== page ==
Friday, 10th August 2018

Pop Princess And Strictly Stars – Lonach’s Dancing Decade

Later this month, an Aberdeenshire Highland Dancing school whose protégés have appeared on Strictly Come Dancing and performed for a global pop superstar will celebrate a decade of tutoring local youngsters.

The Lonach Society School of Dancing was established in 2008 to help preserve the traditions of Highland Dancing and encourage more children in the Strathdon area to compete in the discipline at the annual Lonach Highland Gathering and Games.   On Saturday, 25 August – when the 177th Lonach Gathering is held in Bellabeg Park, Strathdon – the achievements of the school will be celebrated.  The school’s existence has helped bolster the number of dancers competing in the local Highland Dancing competitions at the iconic event.

Having grown from just 13 dancers a decade ago, the school now boasts a membership of 40 pupils under the age of 18, plus a few adults.  A mix of girls and boys attend the classes which are held on Thursday evenings in the Lonach Hall and over the years the skills of these young dancers has consistently improved.  At last year’s Lonach Gathering, Lonach pupils won all of the Lonach area competitions in the local Highland Dancing section.

The school was the vision of local resident and qualified Highland Dance teacher Louise Anderson, who began dancing 35 years ago aged four.  She admits to not having stopped dancing since.  Along with competing at other local Highland Games including Ballater and Aboyne, Louise has danced in France and Russia while on tour with the Lonach Pipe Band.

Providing an opportunity for children of all ages and abilities to learn Highland Dancing in a fun environment is a core teaching principal at the dance school.  Although the youngsters are encouraged to enter dancing competitions they are not pressurised into doing so.  Louise – whose sister Annette McIntosh helps teach the children – believes that learning Highland Dancing should be as much about the exercise and life skills it provides, as taking to dancing boards in front of an audience and judges.

It is not just an audience of up to 10,000 visitors to the Lonach Gathering that pupils of the Lonach Society School of Dancing have performed in front of.  They have pas de basqued for pop princess Kylie Minogue and setted with Strictly stars Pamela Stephenson and James Jordan.  A birl of famous faces for anyone, let alone youngsters from a rural community an hour’s drive west of Aberdeen.

During a visit to Aberdeenshire in December 2016, Kylie was treated to a display of traditional Highland Dancing by Louise and some of her pupils.  The Australian singer was mesmerised by the intricate footwork performed by the youngsters and spent time chatting to the children.  Although she tried the Highland Fling, the popstar refrained from attempting the sword dance.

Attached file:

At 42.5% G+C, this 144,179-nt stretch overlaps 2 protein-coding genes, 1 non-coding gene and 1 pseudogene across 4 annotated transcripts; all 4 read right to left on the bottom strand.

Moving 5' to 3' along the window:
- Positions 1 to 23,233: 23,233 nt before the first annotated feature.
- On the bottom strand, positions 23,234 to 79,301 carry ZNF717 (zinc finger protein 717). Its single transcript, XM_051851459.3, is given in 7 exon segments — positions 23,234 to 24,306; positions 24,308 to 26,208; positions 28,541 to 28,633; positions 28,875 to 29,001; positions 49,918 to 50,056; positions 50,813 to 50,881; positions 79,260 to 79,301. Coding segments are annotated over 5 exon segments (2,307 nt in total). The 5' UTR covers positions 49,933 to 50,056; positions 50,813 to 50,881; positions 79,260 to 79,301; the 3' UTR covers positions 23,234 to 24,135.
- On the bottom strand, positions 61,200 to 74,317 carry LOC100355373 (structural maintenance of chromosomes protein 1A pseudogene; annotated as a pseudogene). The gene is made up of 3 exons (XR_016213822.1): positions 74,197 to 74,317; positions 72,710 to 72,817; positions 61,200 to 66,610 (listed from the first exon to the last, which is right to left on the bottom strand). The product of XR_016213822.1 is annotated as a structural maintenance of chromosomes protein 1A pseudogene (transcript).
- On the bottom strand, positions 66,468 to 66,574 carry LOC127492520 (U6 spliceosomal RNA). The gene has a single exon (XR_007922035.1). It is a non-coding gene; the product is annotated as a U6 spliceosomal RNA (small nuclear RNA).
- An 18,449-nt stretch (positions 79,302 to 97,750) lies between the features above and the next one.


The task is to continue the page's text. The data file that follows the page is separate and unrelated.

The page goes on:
The school’s first brush with celebrity came in 2010 when Pamela Stephenson – who at the time owned Candacraig House with husband Sir Billy Connolly – was competing on Strictly Come Dancing with professional dancer James Jordan.  Whilst the pair were filmed practising their routine in the Lonach Hall, Louise and some of her pupils were asked, at short notice, to take part in an impromptu ceilidh.  It gave the children their fifteen minutes of fame and an opportunity for Louise to teach James Jordan some Highland Dance steps.

Commenting on the success of the Lonach Society School of Dancing, Louise said: “Lonach has been a huge part of my life.  Games day – the fourth Saturday in August – is the best day of the year, Christmas and birthdays don’t come close.  For me, it is really important that the heritage and traditions that go hand in hand with it are preserved.  That was my motivation to set up the dance school.

“Over 100 children have passed through the school in the past 10 years and I’m still teaching three of my original pupils.  The Lonach Society School of Dancing isn’t about pushing children to compete at the highest level.  It is about nurturing them to achieve the best they can, regardless of their ability and skill, and giving them the support and opportunities to do that.  There is no pressure.  The focus is on fun and teaching them skills they can use throughout life, including teamwork, resilience, patience and stepping out of their comfort zone.

“Dancing for Kylie was an incredible experience for the children and one that came out of the blue.  I nearly turned it down.  She spent a lot of time chatting to the children who were over the moon.  Our Strictly experience was great fun, but I’m not sure whether James has kept practising his Highland Dancing steps.”

Highland Dancing is one of the most iconic symbols of Scotland’s Highland Games, which are huge draws for visitors from across Britain and around the world.  Traditionally performed by men, it wasn’t until the twentieth century that females were allowed to compete in Highland Dancing competitions at games.  Today, the majority of Highland dancers are female, with some of the country’s top competitors being invited to perform internationally.

Jennifer Stewart, secretary and chief executive of the Lonach Highland and Friendly Society, said: “Louise has achieved a fantastic amount over the past decade and it is great to see all her hard work with the youngsters paying off.  Highland Dancing is an integral part of Highland Games and an iconic symbol of Scottish culture recognised the world over.  Preserving and nurturing that through local dance schools is extremely important.”

This year’s Lonach Highland Gathering and Games takes place on Saturday, 25 August.  Featuring the march of the Lonach Highlanders – believed to be the largest body of non-military men to carry ceremonial weapons in Britain – the annual event draws thousands of visitors from around the world to the small Aberdeenshire village of Bellabeg. 

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